Now that his soccer playing days are behind him, David Beckham is looking for something to do with the next 40 years of his life — and it appears that he’s discovered that when it comes to the success of any future endeavors, saying “I’m Jewish” will open a lot more doors than “I used to play soccer“:
He is one of the most famous men on the planet, instantly recognisable almost everywhere. Now some might say that David Beckham has broadened his appeal even further: he told a rapt audience at London’s JW3 that he sees himself as Jewish.
Mr Beckham, 41, made it clear that Judaism had been a part of his life, and paid tribute to his beloved Jewish grandfather, Joseph West. Asked “do you see yourself as Jewish in any way?” he replied: “My grandfather was Jewish, that was on my mother’s side, so yes, I do see myself…” The comment was interrupted by appreciative laughter but the former England captain continued: “I was never brought up Jewish, but like I said, my grandfather was, and every time we went to synagogue I was part of that.”
Mr Beckham was known to be close to his grandfather, who died in 2009, aged 83. Mr West was the father of Mr Beckham’s mother, Sandra, and was once described by the former Manchester United and Real Madred player as his “footballing inspiration”. He accompanied his grandson when he received his OBE in 2003. Mr Beckham mentioned his family regularly during the hour-long talk, hosted by broadcaster Kirsty Young, saying that he was “lucky” to have benefited from their support over his career.
Surprisingly Ms Young did not ask Beckham any questions with a Jewish theme, despite the fact that the audience was mainly Jewish and the event hosted at a Jewish community centre, as part of the The Alan Howard Foundation/JW3 Speaker Series. During the Q&A – which was attended by 270 guests who won tickets in a ballot – the former midfielder made it clear that he was saddened by the fact that only his eldest son, Brooklyn, had strong memories of Mr West…
The former footballer, who also played for LA Galaxy and Paris Saint-Germain, was appearing at JW3 in his capacity as a Unicef ambassador, and made it clear that his involvement with the charity – which now includes his own “Seven Fund” – is his main focus or “passion”. He returned from a trip to Swaziland only last week.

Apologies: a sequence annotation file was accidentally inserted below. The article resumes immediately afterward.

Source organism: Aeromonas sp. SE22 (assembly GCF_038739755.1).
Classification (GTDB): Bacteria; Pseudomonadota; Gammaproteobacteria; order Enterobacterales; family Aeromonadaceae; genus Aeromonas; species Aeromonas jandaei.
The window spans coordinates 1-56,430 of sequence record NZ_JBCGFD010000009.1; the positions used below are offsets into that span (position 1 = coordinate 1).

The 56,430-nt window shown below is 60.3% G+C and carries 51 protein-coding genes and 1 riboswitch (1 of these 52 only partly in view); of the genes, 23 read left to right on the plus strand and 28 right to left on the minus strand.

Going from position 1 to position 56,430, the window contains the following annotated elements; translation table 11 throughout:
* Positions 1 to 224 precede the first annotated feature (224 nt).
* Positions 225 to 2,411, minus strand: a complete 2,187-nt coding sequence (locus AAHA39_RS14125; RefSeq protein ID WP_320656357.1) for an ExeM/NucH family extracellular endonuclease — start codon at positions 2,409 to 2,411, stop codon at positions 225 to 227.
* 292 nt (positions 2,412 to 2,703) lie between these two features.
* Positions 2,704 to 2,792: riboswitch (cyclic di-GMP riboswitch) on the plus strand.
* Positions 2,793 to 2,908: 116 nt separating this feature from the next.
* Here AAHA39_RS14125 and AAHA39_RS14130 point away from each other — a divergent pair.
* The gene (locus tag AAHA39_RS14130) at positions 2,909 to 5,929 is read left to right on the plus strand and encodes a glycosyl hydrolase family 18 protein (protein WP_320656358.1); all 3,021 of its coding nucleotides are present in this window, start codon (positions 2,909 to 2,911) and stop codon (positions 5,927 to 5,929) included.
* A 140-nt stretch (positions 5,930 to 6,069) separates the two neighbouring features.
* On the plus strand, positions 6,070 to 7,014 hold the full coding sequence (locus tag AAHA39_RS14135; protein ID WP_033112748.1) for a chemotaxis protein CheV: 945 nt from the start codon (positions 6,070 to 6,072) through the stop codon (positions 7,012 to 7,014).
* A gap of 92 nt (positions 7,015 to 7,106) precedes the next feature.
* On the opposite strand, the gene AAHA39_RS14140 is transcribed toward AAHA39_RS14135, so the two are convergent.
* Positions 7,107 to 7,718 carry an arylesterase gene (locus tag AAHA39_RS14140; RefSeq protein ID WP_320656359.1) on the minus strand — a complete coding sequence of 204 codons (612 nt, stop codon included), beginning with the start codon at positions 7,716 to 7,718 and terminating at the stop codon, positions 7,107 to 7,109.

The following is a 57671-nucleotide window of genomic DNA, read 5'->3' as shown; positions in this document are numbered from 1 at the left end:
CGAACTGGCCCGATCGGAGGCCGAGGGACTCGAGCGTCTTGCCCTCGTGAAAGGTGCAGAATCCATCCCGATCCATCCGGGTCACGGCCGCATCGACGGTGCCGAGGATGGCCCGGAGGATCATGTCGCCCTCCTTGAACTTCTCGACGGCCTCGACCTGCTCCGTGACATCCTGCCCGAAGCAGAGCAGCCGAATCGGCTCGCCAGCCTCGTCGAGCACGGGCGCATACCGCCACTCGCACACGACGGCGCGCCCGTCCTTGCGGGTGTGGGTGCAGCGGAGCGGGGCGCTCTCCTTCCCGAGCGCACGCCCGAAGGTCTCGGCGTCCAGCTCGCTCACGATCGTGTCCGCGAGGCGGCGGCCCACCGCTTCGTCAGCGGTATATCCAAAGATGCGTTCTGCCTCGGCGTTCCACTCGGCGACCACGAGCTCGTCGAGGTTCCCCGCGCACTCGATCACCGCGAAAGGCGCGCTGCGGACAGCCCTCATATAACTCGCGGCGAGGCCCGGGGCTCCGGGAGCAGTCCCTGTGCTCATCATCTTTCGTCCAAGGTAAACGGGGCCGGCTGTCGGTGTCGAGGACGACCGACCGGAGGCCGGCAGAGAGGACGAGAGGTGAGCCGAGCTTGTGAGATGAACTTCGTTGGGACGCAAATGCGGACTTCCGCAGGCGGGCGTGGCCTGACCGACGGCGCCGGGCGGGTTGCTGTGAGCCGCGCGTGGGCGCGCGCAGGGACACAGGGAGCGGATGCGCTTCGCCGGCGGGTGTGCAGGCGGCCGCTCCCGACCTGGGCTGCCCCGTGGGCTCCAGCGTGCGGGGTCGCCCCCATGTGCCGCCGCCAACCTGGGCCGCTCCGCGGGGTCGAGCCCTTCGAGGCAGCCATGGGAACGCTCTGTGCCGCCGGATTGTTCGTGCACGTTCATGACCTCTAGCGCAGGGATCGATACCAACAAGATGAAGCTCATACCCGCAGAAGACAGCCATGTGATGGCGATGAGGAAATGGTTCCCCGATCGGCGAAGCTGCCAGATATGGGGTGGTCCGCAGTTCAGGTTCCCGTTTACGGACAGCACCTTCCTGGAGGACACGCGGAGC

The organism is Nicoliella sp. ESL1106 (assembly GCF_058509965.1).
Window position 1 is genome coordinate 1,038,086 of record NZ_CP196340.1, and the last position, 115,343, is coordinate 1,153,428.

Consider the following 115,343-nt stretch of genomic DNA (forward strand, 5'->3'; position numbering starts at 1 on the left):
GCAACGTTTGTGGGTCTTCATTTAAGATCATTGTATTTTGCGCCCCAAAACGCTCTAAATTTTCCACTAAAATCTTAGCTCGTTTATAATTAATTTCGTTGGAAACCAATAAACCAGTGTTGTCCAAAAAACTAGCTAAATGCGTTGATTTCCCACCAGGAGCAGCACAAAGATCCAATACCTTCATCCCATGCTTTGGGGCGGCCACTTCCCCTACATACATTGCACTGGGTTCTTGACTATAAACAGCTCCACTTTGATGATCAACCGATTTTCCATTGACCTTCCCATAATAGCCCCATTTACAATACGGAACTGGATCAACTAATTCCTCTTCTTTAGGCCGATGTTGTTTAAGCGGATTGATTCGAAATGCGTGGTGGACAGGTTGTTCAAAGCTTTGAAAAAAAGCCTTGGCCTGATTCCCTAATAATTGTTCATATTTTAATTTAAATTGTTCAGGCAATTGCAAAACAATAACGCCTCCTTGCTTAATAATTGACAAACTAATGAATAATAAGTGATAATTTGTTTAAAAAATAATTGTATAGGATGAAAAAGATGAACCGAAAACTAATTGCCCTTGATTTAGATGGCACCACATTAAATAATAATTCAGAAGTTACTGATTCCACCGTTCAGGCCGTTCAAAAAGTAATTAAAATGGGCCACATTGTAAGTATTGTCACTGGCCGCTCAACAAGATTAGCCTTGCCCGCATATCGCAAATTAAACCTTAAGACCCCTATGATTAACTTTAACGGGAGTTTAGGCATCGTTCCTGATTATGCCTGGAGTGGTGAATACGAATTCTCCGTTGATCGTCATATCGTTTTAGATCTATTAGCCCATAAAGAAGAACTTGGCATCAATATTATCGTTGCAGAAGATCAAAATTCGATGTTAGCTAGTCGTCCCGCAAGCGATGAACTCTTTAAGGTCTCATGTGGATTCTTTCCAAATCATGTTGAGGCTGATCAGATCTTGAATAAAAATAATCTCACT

He said: “My first involvement with Unicef was with Manchester United 15 years ago. I knew that was what I wanted to do when I finished playing, to be involved with a charity that did so much for children around the world. “Even before I had children, I always really cared about children and children’s future. “When Kofi Annan contacted me and asked me to become an ambassador, it was amazing and very emotional for me because it was a charity that I really wanted to be involved in.”
He spoke in detail about his work with Unicef but was also happy to talk about football in general, his excitement about Manchester United’s new manager Jose Mourinho (“I’ve always loved him as a manager. I love his character. I think he’s great for the Premiership”) and how becoming England captain was the highlight of his career.
He also revealed that being sent off in the 1998 World Cup against Argentina had made him “stronger… I didn’t realise it at the time and I probably didn’t realise it for a number of years but it kind of changed me as a player, it changed me as a person. It made me grow up,” he said, adding: “Maybe I wouldn’t have had the career I’ve had and the life I’ve had if it hadn’t have happened, so I try and put as positive a spin on it as possible.”
And Mr Beckham also said that his relationship with wife, Victoria, was aided by Jewish businessman Michael Edelson, a non-executive director of Manchester United.
He recalled how he had met Victoria, then a member of the Spice Girls, at the players’ lounge following a match against Chelsea. “A week later she turned up at Old Trafford,” he added, saying that was when he “got her number”. Victoria was accompanied by Mr Edelson – who seems to have become something of a Jewish matchmaker. Asked by a member of the audience if Mr Edelson was telling the truth when he says he introduced the couple, Mr Beckham replied, to gales of laughter: “He actually did.” The perfect shidduch…
What kind of man sincerely dreams of caring about children and their “future” — especially while he’s the most famous soccer player in the world?
No one, not even David Beckham — and he certainly doesn’t want to spend the rest of his life in Africa doing photo ops with bloated-bellied Black babies in fly-infested remote villages with no running water.
But Jews get giddy when rich and famous co-ethnics like Beckham deign to get involved in “philanthropy” — tikkun olam — uplifting the “schvartzes” — and even adopting a few if it won’t interfere with his wife’s hobby of collecting million dollar handbags.
In fact, it shouldn’t surprise us if he’s appointed to some sort of official-sounding position like “Antisemitism Czar” for FIFA — where yarmulked Beckham will escort recalcitrant “antisemitic” players and fans on personally guided tours of reconstructed “gas chambers” at Auschwitz to hopefully rehabilitate them as “shabbos goyim.”
His eldest son — who is named after Brooklyn, the most Jewish of all the New York City boroughs — recently married the daughter of Nelson Peltz — a New York Jewish billionaire and corporate raider — whose “humble” roots are in the Cypress Hill section of Brooklyn — a formerly Jewish neighborhood that is now Black and “coincidentally” crime-ridden.
So even if David Beckham isn’t exactly “hallachically” Jewish himself, his grandchildren will be — “Hashem” permitting — and they will most assuredly will grow up to know what it feels like to be an “oppressed minority.”